Ben & Jerry’s is the first corporate that is backing the Occupy Wall Street movement, as the company announced today on its website.
Ben & Jerry’s ice-cream company, known for standing up for liberal issues, slammed the “immoral” inequality between classes in the U.S.
Ben & Jerry’s announcement followed the House Democratic Leader Nancy Pelosi, who said she is backing the movement as the political debate around the protests intensified.
The Vermont-based ice-cream company said it has the “deepest admiration” for protesters because of the U.S. unemployment crisis and rising cost of higher education.
Ben & Jerry’s, which is part of the Unilever conglomerate, is also well-known as an outspoken anti-capitalist company.
“We know that words are relatively easy but we wanted to act quickly to demonstrate our support,” the company said in a statement on its website.
“We realize that Occupy Wall Street is calling for systemic change.
“We support this call to action and are honored to join you in this call to take back our nation and democracy,” said Ben & Jerry’s board of directors in a statement.
The Ben & Jerry’s mission statement on the Unilever website said:
“We seek and support nonviolent ways to achieve peace and justice.”
“We believe government resources are more productively used in meeting human needs than in building and maintaining weapons systems.”
The Ben & Jerry’s company was founded in 1978 and launched a “Hubby Hubby” ice-cream in support of same-sex marriage in 2009.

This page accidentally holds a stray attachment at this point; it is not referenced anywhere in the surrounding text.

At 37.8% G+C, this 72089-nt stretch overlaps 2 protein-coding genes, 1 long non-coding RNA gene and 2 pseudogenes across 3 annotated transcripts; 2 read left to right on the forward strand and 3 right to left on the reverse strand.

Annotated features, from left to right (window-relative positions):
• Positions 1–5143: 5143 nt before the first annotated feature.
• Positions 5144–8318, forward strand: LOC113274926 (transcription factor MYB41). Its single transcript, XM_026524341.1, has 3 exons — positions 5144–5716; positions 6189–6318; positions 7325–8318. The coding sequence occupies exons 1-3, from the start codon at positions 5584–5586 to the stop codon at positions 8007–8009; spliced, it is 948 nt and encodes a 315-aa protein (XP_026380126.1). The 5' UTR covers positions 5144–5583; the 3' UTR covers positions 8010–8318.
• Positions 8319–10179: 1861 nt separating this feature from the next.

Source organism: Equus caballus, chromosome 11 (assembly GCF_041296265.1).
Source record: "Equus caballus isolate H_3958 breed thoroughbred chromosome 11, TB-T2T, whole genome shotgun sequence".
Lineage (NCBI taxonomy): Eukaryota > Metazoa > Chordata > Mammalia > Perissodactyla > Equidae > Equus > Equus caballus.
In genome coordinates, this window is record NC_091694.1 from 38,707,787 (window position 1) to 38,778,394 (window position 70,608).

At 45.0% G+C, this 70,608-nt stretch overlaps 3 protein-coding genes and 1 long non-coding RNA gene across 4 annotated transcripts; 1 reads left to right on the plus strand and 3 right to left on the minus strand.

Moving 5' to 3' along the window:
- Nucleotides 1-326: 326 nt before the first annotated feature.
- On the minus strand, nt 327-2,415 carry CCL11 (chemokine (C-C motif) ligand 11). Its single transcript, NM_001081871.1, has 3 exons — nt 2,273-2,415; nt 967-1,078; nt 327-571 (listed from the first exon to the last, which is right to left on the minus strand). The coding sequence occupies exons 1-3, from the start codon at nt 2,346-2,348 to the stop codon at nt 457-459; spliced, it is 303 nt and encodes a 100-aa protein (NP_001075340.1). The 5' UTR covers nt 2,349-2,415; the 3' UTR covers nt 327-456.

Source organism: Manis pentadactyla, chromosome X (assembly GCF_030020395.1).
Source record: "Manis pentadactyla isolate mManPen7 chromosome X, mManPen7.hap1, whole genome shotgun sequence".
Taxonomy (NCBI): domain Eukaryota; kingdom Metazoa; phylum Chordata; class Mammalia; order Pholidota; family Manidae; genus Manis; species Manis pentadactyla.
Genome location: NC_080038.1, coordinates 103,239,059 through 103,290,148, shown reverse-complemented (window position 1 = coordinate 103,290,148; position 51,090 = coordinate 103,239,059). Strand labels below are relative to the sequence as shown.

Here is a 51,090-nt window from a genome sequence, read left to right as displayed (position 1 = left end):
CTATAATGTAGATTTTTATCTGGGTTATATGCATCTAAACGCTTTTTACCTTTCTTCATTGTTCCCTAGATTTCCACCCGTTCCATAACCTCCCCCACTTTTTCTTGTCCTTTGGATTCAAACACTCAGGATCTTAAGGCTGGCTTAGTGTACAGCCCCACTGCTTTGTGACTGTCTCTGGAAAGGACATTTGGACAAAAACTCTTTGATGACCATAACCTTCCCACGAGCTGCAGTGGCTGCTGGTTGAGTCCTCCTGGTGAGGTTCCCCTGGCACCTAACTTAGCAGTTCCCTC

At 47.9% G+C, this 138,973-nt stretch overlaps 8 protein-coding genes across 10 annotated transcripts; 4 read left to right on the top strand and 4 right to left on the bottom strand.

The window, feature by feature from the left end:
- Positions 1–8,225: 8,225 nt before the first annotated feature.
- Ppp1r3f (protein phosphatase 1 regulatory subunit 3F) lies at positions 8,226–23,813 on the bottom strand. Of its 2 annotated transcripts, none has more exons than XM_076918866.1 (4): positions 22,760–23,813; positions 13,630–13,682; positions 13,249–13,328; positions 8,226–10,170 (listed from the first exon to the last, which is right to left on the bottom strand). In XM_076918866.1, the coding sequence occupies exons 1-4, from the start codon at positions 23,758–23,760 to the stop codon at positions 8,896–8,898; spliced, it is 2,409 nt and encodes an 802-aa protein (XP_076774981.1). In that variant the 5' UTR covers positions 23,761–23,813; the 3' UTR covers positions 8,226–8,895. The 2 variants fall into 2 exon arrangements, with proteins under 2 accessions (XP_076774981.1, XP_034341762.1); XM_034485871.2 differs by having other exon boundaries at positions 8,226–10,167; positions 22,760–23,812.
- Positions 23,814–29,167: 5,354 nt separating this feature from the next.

Ben & Jerry’s also launched a “Yes Pecan” flavor to celebrate Barack Obama’s becoming U.S. president.
The Vermont-based company often holds free ice-cream giveaways – so Occupy Wall Street protesters will be hoping that will be the case again here.
Ben Greenfield and Jerry Cohen were the unlikely pair who used a $5 course in ice-cream making to become one of America’s most iconic success stories in recent decades.
The two men set up a business with $12,000 in 1978, and it turned into one of the most well-known ice-cream firms worldwide.
Ben & Jerry’s company tries to promote “linked prosperity”, so it is big on ethical business practices, sustainable growth and being socially responsible.
The ice-cream company became a multimillion-dollar publicly traded one before being bought by conglomerate Unilever for $326 million in 2000.
Ben Greenfield and Jerry Cohen kept away from the running of the company, but they often help out at openings of new stores.
But Greenfield and Cohen were disillusioned that Unilever had not vigorously pursued the mission of corporate social responsibility it accepted with the purchase.
However, they have maintained their political affiliation despite the sell-out, and Unilever has brought out its own liberal flavors over the last two years.